The meeting was on volunteering and I felt that the students were bombarded with ideas of building houses, digging latrines, doing manual labour and raising funds for the pleasure of making their contribution to the other 90% somewhere around the globe. I was last of six presentations, and I’m sure I came across as a scattered nutter without a plan. In fact we have few impositions on our volunteers other than that the pay their way, be themselves, try to inspire, educate and challenge and absorb what they can every second of their short period of voluntouring. And even though we get all our volunteers to journey with our people in their daily lives, what can you achieve in one or two weeks; it’s a toe in the water (but don’t take that literally), a glimpse at society, a taste of what you might do in the future where ever you are.
What it can do is let you touch and feel, get little glimpses, shake a hand, hug a baby, blow a bubble and indicate solidarity. You can inspire, you can educate, make your mark and leave a lasting impression but permanent change is a long haul.
People often ask me would I not be better sending out the money and stay at home, and I suppose the idea has merit, but to the people we work with it’s more about inspiration and dignity than money.
Africa is full of monuments to egos. People want to do things for them rather than with them and so we have worked hard with communities to find out what they really need as distinct from what the want (everyone wants everything).
Women in villages always need and want water as a first priority, when we meet with them, food is second and education third. All our volunteering has a relation to these areas. We also build houses, schools and recently a factory and lodge, but we get local communities or contractors to do this work because we don’t like telling young highly educated white people that the value of their labour is less than 400 Kwacha a day (less than 2€), which is factual but not inspiring.
So what are short stay volunteers doing?: they’re learning. The other night I mentioned designing for the other 90%, but I think the point was lost, by me as well as the audience. The brains of the world are focused on technologies and goods for the developed rich world while so few focus on simple things for the poor and underdeveloped.
Why did I have to spend 9 months in 2005 trying to find a low cost, simple sustainable hand water pump: because no one was on it, except Richard Cansdale in the small village of Hartburn in Northumberland and a Baptist Minister in Bolivia. Why are so few on a cheap LED projector using low cost solar panels for education, strong bicycles for ambulances in rural areas.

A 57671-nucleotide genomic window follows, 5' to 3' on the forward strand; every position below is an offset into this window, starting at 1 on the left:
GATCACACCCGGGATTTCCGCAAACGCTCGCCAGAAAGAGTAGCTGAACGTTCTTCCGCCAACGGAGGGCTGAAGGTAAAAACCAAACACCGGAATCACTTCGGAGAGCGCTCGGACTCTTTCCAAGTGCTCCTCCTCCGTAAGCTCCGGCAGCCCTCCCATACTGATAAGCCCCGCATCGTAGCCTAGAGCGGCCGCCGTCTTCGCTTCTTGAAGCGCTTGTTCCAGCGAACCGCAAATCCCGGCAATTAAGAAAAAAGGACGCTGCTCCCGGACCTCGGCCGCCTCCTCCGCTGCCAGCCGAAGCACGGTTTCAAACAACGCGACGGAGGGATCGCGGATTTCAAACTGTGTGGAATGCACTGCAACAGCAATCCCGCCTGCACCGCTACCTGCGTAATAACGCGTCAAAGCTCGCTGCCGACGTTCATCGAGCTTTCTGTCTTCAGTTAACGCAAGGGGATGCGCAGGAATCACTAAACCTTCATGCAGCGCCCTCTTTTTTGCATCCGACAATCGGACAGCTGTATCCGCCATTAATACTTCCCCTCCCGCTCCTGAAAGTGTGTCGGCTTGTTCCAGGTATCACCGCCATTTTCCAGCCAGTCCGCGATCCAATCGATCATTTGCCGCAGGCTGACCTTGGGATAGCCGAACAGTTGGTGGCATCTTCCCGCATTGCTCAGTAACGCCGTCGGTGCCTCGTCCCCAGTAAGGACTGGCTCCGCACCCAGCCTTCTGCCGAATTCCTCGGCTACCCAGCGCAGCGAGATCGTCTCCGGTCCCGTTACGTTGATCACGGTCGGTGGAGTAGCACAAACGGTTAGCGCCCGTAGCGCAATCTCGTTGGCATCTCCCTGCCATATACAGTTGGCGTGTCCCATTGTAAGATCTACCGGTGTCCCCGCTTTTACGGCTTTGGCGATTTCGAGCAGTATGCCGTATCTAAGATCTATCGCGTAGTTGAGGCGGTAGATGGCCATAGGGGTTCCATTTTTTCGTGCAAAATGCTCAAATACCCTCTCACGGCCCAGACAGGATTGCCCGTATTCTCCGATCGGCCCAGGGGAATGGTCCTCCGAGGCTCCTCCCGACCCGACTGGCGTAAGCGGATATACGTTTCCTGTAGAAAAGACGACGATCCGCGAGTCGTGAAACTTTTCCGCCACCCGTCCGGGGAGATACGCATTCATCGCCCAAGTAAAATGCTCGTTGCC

Organic pesticides, green manure, ……….. It’s a huge market but maybe it’s seen as inferior and less financially rewarding.
What is wrong with simple technologies for the other 90%?.
Irish people are known for their innovative streak. We have large numbers of undergraduate and graduate thesis produced daily and I wonder what percentage focus on a real issue for the developing world. Is the fault with the institutions, the students, the academics or society in general?
For the past two years we have had hugely successful relationship with student volunteers from DIT and this year we have moved into placements and academic areas, which is very exciting.
Maybe these placements, and links in Malawi may expose students to the real issues, where those with a problem solving inquisitive nature may get a chance to work with real people and their problems and research real solutions. The academic value of volunteering has still to be tapped, and we are hoping our continued association with DIT in the area of Business, Marketing, Computer Science, Early Childhood Development, Nutrition, Solar Power and Students working with Communities will all provide opportunities for students to observe, understand and, most of all think, about finding solutions to the many issues holding back real development in a climate of aid dependency.
We hope to develop this work in a spirit of providing opportunity rather that handouts, believing that inspiration is much more powerful tool than charity.

World Water Day; The H2O walk

The good story here is that the water is clean from a new pump


Nearly one billion people lack access to safe water and 2.5 billion do not have improved sanitation. The health and economic impacts are staggering.
The UN has declared access to clean water a Human Right!

• 3.575 million people die each year from water-related diseases. (7 every Minute)
• 43% of water-related deaths are due to diarrhea.
• 84% of water-related deaths are in children ages 0 – 14.
• 98% of water-related deaths occur in the developing world.
• 884 million people, lack access to safe water supplies, approximately one in eight people.
• The water and sanitation crisis claims more lives than war, AIDS, flu, car accidents, murders, terrorist attacks, earthquakes, and famine.
• At any given time, half of the world’s hospital beds are occupied by patients suffering from a water-related disease.
• Without food a person can live for weeks, but without water you can expect to live only a few days.
• Over 50 percent of all water projects fail; less than five percent of projects are re visited after completion, and far less than one percent have any longer-term monitoring.
These are frightening, overwhelming and incomprehensible figures


In Northern Malawi,

Wells for Zoe

can give clean water to ONE, remote, rural villager






March 22